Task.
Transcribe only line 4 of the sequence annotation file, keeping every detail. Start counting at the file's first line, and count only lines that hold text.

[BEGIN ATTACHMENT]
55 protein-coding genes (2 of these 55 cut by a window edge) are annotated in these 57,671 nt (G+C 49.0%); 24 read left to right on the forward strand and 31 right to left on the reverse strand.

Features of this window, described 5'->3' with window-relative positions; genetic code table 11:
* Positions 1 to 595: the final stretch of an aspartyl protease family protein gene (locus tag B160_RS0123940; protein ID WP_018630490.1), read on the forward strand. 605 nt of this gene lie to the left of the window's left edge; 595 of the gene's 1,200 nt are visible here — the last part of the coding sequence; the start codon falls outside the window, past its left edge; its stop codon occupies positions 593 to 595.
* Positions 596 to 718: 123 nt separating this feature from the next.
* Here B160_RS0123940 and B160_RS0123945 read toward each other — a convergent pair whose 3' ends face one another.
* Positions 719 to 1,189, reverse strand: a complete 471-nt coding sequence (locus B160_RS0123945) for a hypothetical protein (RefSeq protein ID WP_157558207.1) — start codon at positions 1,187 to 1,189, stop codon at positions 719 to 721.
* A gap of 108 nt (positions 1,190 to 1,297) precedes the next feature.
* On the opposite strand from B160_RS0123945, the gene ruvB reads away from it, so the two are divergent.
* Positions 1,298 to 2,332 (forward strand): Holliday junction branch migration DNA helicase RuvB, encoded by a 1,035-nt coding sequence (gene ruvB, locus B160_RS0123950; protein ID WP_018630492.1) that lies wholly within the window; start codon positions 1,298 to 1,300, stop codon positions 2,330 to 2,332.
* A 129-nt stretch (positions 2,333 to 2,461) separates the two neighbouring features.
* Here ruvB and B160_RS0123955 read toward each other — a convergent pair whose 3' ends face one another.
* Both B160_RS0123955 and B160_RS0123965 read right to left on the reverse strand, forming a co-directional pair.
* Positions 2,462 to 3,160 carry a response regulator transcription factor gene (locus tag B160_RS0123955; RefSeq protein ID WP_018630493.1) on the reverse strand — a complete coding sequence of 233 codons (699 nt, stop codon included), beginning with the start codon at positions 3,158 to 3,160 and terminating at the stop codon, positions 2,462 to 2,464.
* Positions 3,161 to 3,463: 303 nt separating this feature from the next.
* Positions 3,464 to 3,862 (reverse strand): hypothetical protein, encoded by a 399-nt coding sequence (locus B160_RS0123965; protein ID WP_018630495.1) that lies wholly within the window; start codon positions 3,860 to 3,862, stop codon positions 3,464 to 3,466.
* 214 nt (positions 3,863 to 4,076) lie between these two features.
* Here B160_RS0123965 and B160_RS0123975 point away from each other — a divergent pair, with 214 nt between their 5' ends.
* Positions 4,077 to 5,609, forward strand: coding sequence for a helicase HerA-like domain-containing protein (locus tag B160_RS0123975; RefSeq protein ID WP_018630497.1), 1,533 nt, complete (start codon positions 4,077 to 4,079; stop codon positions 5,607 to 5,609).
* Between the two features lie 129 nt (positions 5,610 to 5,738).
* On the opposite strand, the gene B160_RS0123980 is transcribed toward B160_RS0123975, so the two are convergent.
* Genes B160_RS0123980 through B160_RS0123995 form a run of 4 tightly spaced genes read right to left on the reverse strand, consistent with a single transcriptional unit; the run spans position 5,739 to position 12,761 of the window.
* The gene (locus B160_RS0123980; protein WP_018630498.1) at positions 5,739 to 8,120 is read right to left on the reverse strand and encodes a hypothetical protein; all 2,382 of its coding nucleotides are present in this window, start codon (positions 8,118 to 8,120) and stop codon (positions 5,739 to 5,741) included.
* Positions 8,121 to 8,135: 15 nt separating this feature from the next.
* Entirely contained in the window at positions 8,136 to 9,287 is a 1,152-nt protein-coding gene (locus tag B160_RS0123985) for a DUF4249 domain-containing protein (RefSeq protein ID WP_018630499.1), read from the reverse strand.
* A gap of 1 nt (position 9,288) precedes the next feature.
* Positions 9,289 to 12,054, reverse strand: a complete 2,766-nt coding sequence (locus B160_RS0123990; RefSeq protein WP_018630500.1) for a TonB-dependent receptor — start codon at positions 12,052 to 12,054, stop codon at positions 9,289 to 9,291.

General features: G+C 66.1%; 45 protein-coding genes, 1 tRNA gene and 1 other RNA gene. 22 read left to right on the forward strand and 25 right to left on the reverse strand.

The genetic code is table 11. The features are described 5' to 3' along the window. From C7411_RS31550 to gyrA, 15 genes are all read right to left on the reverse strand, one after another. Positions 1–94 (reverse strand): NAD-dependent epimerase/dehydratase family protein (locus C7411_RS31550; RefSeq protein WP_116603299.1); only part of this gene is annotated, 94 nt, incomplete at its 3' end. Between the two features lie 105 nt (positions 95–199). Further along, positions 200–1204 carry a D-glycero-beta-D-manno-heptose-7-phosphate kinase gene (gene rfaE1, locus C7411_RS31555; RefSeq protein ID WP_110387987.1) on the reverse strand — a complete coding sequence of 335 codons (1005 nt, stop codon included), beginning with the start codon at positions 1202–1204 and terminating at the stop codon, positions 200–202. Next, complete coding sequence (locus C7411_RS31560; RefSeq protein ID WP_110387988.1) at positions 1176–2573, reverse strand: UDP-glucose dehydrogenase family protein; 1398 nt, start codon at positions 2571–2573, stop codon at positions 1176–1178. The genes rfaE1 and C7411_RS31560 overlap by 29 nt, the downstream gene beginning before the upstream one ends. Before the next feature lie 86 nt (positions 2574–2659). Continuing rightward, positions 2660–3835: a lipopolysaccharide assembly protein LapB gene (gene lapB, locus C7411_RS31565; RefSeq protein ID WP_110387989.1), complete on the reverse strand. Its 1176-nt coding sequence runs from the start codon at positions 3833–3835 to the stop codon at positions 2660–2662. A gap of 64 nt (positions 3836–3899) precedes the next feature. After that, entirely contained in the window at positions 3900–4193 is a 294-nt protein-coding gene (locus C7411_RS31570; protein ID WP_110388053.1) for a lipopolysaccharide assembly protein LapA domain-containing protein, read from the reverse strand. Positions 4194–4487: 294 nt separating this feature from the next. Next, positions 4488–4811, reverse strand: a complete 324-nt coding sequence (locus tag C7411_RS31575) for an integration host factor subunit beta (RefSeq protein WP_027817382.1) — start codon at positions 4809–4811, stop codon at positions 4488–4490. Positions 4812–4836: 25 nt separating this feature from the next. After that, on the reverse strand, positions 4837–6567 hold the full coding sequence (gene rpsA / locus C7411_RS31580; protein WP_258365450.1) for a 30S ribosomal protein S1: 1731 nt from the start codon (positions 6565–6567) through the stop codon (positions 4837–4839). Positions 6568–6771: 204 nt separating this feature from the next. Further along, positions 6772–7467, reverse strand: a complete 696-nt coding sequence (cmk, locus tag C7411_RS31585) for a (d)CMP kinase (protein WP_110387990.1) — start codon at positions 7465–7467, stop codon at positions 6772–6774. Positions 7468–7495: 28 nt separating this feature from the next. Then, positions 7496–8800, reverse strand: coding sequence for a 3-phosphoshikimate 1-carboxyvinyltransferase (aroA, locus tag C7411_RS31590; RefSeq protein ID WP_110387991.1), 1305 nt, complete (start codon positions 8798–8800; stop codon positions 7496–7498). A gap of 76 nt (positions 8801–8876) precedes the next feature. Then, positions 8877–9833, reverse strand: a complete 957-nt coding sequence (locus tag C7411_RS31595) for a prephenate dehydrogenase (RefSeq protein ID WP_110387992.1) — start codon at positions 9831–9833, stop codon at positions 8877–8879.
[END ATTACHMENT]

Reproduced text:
* Positions 596 to 718: 123 nt separating this feature from the next.